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History of the Surgeon General's Reports on Smoking and Health


On January 11, 1964, Luther L. Terry, M.D., Surgeon General of the U.S. Public Health Service, released the first report of the Surgeon General's Advisory Committee on Smoking and Health.

On the basis of more than 7,000 articles relating to smoking and disease already available at that time in the biomedical literature, the Advisory Committee concluded that cigarette smoking is—

  • A cause of lung cancer and laryngeal cancer in men
  • A probable cause of lung cancer in women
  • The most important cause of chronic bronchitis

The release of the report was the first in a series of steps, still being taken more than 40 years later, to diminish the impact of tobacco use on the health of the American people.

For several days, the report furnished newspaper headlines across the country and lead stories on television newscasts. Later it was ranked among the top news stories of 1964.

During the more than 40 years that have elapsed since that report, individual citizens, private organizations, public agencies, and elected officials have pursued the Advisory Committee's call for "appropriate remedial action."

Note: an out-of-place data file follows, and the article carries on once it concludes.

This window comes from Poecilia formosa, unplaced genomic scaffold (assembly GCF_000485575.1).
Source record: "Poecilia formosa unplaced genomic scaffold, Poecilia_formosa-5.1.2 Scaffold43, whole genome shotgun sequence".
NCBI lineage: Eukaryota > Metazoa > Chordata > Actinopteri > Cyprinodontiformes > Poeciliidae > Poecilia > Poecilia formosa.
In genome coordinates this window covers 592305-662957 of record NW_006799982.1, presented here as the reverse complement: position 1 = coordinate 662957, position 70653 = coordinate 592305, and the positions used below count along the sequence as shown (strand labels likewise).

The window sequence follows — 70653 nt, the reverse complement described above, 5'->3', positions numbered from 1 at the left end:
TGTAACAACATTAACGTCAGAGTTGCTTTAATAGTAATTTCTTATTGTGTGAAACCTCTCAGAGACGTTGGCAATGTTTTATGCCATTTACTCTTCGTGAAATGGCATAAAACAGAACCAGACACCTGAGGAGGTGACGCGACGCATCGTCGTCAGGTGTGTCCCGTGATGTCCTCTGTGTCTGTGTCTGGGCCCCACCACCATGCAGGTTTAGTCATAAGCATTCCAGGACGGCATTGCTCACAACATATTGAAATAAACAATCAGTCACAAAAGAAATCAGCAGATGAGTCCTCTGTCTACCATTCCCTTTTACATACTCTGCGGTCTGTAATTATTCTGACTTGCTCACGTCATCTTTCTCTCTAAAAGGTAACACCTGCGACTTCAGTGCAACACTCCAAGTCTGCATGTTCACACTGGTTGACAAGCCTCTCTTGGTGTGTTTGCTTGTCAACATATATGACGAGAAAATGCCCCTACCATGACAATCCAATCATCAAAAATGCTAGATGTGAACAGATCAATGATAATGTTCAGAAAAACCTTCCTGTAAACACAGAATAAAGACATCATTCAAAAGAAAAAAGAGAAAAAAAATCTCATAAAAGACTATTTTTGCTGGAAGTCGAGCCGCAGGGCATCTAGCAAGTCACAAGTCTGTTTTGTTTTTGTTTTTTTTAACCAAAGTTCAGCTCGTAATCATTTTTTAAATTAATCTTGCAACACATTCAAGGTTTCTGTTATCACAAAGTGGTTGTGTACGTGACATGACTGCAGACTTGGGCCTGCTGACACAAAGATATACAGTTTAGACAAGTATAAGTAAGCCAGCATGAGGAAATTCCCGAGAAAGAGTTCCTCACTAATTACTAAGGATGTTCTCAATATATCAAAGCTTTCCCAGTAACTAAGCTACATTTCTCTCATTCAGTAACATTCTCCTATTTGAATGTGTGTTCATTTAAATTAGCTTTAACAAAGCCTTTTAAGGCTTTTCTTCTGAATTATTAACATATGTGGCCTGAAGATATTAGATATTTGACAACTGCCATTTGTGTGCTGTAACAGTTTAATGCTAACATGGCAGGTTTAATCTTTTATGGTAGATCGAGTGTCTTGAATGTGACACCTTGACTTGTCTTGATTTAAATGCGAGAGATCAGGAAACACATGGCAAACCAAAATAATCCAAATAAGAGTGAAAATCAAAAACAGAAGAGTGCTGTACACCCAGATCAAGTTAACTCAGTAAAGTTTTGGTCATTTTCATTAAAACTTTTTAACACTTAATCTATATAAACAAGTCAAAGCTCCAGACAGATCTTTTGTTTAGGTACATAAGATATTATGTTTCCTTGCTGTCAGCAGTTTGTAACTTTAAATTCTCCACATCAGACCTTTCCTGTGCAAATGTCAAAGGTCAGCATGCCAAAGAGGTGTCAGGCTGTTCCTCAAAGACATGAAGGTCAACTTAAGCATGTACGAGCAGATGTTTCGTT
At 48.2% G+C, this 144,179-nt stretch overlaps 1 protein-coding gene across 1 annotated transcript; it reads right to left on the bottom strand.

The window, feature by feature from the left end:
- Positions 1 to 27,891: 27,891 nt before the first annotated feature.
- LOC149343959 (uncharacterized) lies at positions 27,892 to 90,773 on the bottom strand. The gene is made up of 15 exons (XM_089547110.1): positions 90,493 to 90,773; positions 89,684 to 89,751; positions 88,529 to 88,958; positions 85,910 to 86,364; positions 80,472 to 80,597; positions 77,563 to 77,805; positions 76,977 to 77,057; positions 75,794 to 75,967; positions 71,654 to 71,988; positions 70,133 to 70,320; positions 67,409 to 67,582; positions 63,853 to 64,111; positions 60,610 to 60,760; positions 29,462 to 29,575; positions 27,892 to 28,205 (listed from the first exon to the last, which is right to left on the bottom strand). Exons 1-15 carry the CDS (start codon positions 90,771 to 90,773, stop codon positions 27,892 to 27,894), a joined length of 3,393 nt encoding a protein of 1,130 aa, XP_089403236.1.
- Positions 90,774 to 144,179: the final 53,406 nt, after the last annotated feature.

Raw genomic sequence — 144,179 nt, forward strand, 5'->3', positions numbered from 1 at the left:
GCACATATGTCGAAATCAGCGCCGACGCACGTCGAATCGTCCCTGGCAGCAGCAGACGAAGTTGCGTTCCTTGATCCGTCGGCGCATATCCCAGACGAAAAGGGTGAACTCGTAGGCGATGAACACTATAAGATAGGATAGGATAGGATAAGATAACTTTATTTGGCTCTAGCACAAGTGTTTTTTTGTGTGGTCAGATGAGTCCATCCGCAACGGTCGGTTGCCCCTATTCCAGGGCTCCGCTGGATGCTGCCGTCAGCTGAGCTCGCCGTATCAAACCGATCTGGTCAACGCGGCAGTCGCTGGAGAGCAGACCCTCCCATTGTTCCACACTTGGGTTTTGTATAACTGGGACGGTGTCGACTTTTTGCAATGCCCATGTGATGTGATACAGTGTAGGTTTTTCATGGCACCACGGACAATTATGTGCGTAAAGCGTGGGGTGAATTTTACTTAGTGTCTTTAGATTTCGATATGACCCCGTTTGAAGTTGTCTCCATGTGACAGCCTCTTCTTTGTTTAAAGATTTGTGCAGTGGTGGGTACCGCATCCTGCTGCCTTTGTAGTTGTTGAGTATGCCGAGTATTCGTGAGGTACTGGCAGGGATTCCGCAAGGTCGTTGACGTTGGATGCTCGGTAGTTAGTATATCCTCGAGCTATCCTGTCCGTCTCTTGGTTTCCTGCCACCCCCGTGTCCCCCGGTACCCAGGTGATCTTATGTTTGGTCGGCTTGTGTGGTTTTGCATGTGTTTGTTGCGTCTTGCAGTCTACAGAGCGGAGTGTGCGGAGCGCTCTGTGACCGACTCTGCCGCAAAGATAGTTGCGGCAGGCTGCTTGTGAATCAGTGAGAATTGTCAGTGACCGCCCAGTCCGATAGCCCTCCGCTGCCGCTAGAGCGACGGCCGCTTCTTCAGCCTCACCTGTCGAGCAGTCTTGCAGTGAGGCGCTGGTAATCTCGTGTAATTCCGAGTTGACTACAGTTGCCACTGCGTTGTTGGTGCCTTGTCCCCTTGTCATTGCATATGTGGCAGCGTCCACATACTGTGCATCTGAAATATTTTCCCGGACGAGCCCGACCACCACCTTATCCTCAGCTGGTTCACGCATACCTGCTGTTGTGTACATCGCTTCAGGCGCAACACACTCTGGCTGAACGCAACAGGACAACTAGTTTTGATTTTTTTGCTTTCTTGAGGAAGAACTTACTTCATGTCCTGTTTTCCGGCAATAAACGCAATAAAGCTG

Early on, the U.S. Congress adopted the Federal Cigarette Labeling and Advertising Act of 1965 and the Public Health Cigarette Smoking Act of 1969. These laws—

  • Required a health warning on cigarette packages
  • Banned cigarette advertising in the broadcasting media
  • Called for an annual report on the health consequences of smoking

In September 1965, the Public Health Service established a small unit called the National Clearinghouse for Smoking and Health.

Through the years, the Clearinghouse and its successor organization, the Centers for Disease Control and Prevention's Office on Smoking and Health, have been responsible for 29 reports on the health consequences of smoking.

In close cooperation with voluntary health organizations, the Public Health Service has—

  • Supported successful state and community programs to reduce tobacco use
  • Disseminated research findings related to tobacco use
  • Ensured the continued public visibility of antismoking messages

Within this evolving social milieu, the population has given up smoking in increasing numbers. Nearly half of all living adults who ever smoked have quit.

The antismoking campaign is a major public health success with few parallels in the history of public health. It is being accomplished despite the addictive nature of tobacco and the powerful economic forces promoting its use.

However, more than 45 million American adults still smoke, more than 8 million are living with a serious illness caused by smoking, and about 438,000 Americans die prematurely each year as a result of tobacco use.

Efforts to implement proven interventions must be continued and expanded.

This material was compiled by the Office on Smoking and Health, National Center for Chronic Disease Prevention and Health Promotion, Centers for Disease Control and Prevention. Updated December 2006.

 
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